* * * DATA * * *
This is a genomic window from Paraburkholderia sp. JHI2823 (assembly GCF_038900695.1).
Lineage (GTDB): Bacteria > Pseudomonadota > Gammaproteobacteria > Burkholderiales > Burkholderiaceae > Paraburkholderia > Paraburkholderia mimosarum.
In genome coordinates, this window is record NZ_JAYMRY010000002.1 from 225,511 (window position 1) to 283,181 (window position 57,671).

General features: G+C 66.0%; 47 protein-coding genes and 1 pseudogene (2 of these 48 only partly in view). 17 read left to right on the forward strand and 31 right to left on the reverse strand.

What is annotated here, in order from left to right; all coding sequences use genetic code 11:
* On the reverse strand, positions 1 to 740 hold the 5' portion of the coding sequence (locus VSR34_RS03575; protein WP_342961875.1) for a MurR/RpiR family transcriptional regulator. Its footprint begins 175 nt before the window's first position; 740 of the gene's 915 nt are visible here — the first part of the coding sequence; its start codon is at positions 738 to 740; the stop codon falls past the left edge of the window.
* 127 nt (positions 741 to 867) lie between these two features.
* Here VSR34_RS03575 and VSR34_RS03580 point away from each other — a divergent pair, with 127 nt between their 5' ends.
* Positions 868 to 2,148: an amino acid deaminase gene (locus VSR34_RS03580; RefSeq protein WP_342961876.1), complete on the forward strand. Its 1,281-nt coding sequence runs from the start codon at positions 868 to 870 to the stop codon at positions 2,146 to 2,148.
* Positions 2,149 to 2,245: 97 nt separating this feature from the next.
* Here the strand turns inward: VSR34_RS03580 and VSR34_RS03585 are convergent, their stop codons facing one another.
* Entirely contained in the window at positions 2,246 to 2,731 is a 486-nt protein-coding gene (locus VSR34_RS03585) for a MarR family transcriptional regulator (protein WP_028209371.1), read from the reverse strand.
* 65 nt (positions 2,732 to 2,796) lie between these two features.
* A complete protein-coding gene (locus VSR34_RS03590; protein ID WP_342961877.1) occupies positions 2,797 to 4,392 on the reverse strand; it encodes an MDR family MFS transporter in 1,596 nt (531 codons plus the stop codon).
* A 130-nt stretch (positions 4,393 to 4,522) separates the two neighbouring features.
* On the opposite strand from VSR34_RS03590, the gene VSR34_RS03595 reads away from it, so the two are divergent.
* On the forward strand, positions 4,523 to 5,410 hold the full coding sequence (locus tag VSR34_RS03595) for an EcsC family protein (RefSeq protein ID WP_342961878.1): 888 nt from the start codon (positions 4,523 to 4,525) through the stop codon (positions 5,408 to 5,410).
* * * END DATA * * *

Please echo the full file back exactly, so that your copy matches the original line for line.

This is a genomic window from Paraburkholderia sp. JHI2823 (assembly GCF_038900695.1).
Lineage (GTDB): Bacteria > Pseudomonadota > Gammaproteobacteria > Burkholderiales > Burkholderiaceae > Paraburkholderia > Paraburkholderia mimosarum.
In genome coordinates, this window is record NZ_JAYMRY010000002.1 from 225,511 (window position 1) to 283,181 (window position 57,671).

General features: G+C 66.0%; 47 protein-coding genes and 1 pseudogene (2 of these 48 only partly in view). 17 read left to right on the forward strand and 31 right to left on the reverse strand.

What is annotated here, in order from left to right; all coding sequences use genetic code 11:
* On the reverse strand, positions 1 to 740 hold the 5' portion of the coding sequence (locus VSR34_RS03575; protein WP_342961875.1) for a MurR/RpiR family transcriptional regulator. Its footprint begins 175 nt before the window's first position; 740 of the gene's 915 nt are visible here — the first part of the coding sequence; its start codon is at positions 738 to 740; the stop codon falls past the left edge of the window.
* 127 nt (positions 741 to 867) lie between these two features.
* Here VSR34_RS03575 and VSR34_RS03580 point away from each other — a divergent pair, with 127 nt between their 5' ends.
* Positions 868 to 2,148: an amino acid deaminase gene (locus VSR34_RS03580; RefSeq protein WP_342961876.1), complete on the forward strand. Its 1,281-nt coding sequence runs from the start codon at positions 868 to 870 to the stop codon at positions 2,146 to 2,148.
* Positions 2,149 to 2,245: 97 nt separating this feature from the next.
* Here the strand turns inward: VSR34_RS03580 and VSR34_RS03585 are convergent, their stop codons facing one another.
* Entirely contained in the window at positions 2,246 to 2,731 is a 486-nt protein-coding gene (locus VSR34_RS03585) for a MarR family transcriptional regulator (protein WP_028209371.1), read from the reverse strand.
* 65 nt (positions 2,732 to 2,796) lie between these two features.
* A complete protein-coding gene (locus VSR34_RS03590; protein ID WP_342961877.1) occupies positions 2,797 to 4,392 on the reverse strand; it encodes an MDR family MFS transporter in 1,596 nt (531 codons plus the stop codon).
* A 130-nt stretch (positions 4,393 to 4,522) separates the two neighbouring features.
* On the opposite strand from VSR34_RS03590, the gene VSR34_RS03595 reads away from it, so the two are divergent.
* On the forward strand, positions 4,523 to 5,410 hold the full coding sequence (locus tag VSR34_RS03595) for an EcsC family protein (RefSeq protein ID WP_342961878.1): 888 nt from the start codon (positions 4,523 to 4,525) through the stop codon (positions 5,408 to 5,410).